E-Books are the hot topic at Book Expo America
As the publishing industry convenes this week for the annual convention of booksellers, Book Expo America, e-books are a hot topic. A sizzling topic.
Digital companies are taking up more booth space at the expo than ever before. Last year, they took up 6,000 square feet, this year they’re renting 7,000. Amazon.com had rented 400 square feet last year. This year, they’re taking up 1,000 square feet.
So e-book stats are rising. But what about the state of traditional bookselling as of May 2012? Borders: gone. Barnes and Noble: the only big-box bookseller left. Independent bookstores? Great news here. This category has risen from 1,512 individual independent booksellers up to 1,512. OK, it’s not a lot. But it’s the first rise in a long time after many indies have been squeezed out by big booksellers and online retailers like Amazon. (In case anyone is wondering about the editorial bias of this site: we love traditional booksellers that embrace e-books, such as most indies and B&N. We also love digital resellers such as Amazon. We want access in all ways to all ebooks.)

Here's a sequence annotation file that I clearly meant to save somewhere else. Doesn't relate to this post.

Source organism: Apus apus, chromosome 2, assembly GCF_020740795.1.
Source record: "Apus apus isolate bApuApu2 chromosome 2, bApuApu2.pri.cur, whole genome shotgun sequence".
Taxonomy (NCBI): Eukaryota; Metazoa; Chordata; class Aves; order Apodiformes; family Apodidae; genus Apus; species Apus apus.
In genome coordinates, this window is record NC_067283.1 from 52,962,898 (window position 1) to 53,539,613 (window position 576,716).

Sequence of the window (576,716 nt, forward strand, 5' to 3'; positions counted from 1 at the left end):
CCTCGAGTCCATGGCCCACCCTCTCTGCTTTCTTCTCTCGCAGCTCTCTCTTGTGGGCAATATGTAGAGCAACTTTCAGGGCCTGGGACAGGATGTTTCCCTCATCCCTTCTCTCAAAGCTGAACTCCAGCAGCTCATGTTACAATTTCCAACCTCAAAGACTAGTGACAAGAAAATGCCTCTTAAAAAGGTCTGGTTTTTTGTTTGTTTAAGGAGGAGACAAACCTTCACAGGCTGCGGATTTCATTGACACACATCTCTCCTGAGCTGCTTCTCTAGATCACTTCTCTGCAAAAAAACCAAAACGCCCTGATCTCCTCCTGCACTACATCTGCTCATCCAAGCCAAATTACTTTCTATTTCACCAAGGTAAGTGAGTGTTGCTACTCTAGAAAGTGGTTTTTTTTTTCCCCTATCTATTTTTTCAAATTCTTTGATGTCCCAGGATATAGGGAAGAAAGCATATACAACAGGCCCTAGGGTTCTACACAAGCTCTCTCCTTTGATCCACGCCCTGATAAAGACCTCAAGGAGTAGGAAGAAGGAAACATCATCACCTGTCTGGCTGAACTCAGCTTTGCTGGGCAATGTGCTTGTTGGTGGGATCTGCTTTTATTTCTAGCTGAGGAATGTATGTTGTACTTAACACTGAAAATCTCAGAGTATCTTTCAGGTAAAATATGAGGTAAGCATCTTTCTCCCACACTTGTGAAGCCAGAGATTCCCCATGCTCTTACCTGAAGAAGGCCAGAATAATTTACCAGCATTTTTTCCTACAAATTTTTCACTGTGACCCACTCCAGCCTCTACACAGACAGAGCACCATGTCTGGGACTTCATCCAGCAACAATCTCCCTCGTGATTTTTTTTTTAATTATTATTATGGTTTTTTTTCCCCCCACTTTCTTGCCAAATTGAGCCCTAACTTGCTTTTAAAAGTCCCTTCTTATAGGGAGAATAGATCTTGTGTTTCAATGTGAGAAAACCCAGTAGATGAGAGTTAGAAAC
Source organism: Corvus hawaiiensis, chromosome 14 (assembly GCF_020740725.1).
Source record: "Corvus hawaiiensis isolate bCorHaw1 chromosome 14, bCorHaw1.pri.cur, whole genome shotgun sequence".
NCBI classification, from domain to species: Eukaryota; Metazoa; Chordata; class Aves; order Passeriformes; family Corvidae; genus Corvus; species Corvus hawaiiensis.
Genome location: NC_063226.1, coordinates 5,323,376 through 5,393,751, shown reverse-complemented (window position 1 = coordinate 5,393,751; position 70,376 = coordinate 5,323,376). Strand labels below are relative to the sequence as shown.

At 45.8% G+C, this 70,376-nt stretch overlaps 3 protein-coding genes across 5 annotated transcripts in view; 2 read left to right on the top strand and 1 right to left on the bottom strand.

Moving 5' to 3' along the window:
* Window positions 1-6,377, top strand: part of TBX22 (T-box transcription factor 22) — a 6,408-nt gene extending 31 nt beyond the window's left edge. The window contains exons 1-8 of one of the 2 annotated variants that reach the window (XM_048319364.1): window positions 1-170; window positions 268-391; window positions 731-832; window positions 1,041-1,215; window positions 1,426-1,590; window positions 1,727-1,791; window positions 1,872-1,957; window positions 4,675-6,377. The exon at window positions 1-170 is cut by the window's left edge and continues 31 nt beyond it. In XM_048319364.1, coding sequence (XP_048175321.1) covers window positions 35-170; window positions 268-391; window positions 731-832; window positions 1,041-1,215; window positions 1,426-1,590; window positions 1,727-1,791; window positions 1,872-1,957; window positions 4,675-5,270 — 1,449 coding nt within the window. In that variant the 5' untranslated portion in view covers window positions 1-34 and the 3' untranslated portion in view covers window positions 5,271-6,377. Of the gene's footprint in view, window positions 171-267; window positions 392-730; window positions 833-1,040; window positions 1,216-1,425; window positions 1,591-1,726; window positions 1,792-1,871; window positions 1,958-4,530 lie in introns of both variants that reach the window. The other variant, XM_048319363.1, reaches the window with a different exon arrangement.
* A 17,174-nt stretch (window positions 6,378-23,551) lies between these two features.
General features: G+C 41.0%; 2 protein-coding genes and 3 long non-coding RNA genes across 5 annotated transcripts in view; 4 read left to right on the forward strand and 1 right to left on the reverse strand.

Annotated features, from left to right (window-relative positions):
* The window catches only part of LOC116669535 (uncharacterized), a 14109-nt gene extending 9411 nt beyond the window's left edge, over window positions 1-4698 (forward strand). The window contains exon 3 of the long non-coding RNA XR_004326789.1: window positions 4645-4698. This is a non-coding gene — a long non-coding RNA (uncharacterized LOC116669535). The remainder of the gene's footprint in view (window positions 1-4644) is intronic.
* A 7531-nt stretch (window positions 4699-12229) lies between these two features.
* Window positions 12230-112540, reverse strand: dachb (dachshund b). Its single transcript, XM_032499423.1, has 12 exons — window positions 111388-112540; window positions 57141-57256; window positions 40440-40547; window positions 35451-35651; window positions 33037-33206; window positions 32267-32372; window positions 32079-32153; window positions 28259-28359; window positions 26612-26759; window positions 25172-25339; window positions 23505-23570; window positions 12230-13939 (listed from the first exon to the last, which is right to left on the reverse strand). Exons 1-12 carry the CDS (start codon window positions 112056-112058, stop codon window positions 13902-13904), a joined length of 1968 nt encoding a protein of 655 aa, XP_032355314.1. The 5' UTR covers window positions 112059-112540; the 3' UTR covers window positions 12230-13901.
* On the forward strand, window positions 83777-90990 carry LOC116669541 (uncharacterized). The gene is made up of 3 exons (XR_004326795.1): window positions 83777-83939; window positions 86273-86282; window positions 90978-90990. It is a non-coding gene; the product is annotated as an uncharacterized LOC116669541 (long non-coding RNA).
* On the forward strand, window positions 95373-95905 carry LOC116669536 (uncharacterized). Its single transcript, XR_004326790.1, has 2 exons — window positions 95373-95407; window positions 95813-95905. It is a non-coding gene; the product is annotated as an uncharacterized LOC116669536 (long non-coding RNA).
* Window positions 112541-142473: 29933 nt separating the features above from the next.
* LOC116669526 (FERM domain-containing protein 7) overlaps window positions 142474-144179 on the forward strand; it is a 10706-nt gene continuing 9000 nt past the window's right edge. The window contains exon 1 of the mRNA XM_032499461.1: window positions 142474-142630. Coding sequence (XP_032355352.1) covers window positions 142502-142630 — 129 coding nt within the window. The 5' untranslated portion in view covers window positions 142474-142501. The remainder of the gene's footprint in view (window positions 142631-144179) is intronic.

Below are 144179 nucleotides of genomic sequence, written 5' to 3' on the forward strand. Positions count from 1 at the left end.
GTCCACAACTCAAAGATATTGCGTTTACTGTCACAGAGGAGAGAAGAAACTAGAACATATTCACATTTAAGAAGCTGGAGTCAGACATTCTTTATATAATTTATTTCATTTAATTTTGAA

The buzz around this BEA indicates that independent bookstores and libraries are trying to figure out how to connect readers with reading material. And that means creating a viable path for distributing e-books on a person-to-person basis as well as allow for downloads in the brick-and-mortar stores, as well as developing their web sites further. Why choose one method of distribution?
Last year, one of the speakers is author Michael Norris of Simba. He spoke about the relationship between physical bookstores and digital products. We will follow the expo and report on this years' advancements.